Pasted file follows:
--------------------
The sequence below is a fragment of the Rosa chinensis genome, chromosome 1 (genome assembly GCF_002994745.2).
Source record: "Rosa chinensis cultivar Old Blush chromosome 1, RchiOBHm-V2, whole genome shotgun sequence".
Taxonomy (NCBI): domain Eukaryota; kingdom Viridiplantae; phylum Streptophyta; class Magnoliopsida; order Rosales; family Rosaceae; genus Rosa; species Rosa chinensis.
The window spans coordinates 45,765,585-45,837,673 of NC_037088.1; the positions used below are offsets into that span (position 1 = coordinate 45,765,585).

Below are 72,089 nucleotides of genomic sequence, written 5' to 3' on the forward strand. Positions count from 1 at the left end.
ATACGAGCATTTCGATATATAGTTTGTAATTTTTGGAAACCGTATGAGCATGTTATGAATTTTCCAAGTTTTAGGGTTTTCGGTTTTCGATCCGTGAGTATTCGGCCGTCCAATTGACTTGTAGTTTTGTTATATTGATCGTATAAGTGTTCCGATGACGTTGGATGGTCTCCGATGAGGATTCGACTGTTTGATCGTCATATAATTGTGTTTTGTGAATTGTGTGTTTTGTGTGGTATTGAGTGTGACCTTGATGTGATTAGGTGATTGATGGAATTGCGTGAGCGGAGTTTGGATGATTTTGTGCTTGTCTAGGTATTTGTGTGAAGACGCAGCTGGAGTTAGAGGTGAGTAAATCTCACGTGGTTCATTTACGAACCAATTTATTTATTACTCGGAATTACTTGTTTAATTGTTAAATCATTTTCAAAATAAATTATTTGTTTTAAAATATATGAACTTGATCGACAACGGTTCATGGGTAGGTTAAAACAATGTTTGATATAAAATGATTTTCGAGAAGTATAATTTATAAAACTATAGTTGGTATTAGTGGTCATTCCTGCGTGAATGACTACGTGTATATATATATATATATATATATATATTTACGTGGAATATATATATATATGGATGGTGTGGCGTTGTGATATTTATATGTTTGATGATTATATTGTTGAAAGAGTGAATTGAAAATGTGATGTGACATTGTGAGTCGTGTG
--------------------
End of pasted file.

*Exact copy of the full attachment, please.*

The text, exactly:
The sequence below is a fragment of the Rosa chinensis genome, chromosome 1 (genome assembly GCF_002994745.2).
Source record: "Rosa chinensis cultivar Old Blush chromosome 1, RchiOBHm-V2, whole genome shotgun sequence".
Taxonomy (NCBI): domain Eukaryota; kingdom Viridiplantae; phylum Streptophyta; class Magnoliopsida; order Rosales; family Rosaceae; genus Rosa; species Rosa chinensis.
The window spans coordinates 45,765,585-45,837,673 of NC_037088.1; the positions used below are offsets into that span (position 1 = coordinate 45,765,585).

Below are 72,089 nucleotides of genomic sequence, written 5' to 3' on the forward strand. Positions count from 1 at the left end.
ATACGAGCATTTCGATATATAGTTTGTAATTTTTGGAAACCGTATGAGCATGTTATGAATTTTCCAAGTTTTAGGGTTTTCGGTTTTCGATCCGTGAGTATTCGGCCGTCCAATTGACTTGTAGTTTTGTTATATTGATCGTATAAGTGTTCCGATGACGTTGGATGGTCTCCGATGAGGATTCGACTGTTTGATCGTCATATAATTGTGTTTTGTGAATTGTGTGTTTTGTGTGGTATTGAGTGTGACCTTGATGTGATTAGGTGATTGATGGAATTGCGTGAGCGGAGTTTGGATGATTTTGTGCTTGTCTAGGTATTTGTGTGAAGACGCAGCTGGAGTTAGAGGTGAGTAAATCTCACGTGGTTCATTTACGAACCAATTTATTTATTACTCGGAATTACTTGTTTAATTGTTAAATCATTTTCAAAATAAATTATTTGTTTTAAAATATATGAACTTGATCGACAACGGTTCATGGGTAGGTTAAAACAATGTTTGATATAAAATGATTTTCGAGAAGTATAATTTATAAAACTATAGTTGGTATTAGTGGTCATTCCTGCGTGAATGACTACGTGTATATATATATATATATATATATATATTTACGTGGAATATATATATATATGGATGGTGTGGCGTTGTGATATTTATATGTTTGATGATTATATTGTTGAAAGAGTGAATTGAAAATGTGATGTGACATTGTGAGTCGTGTG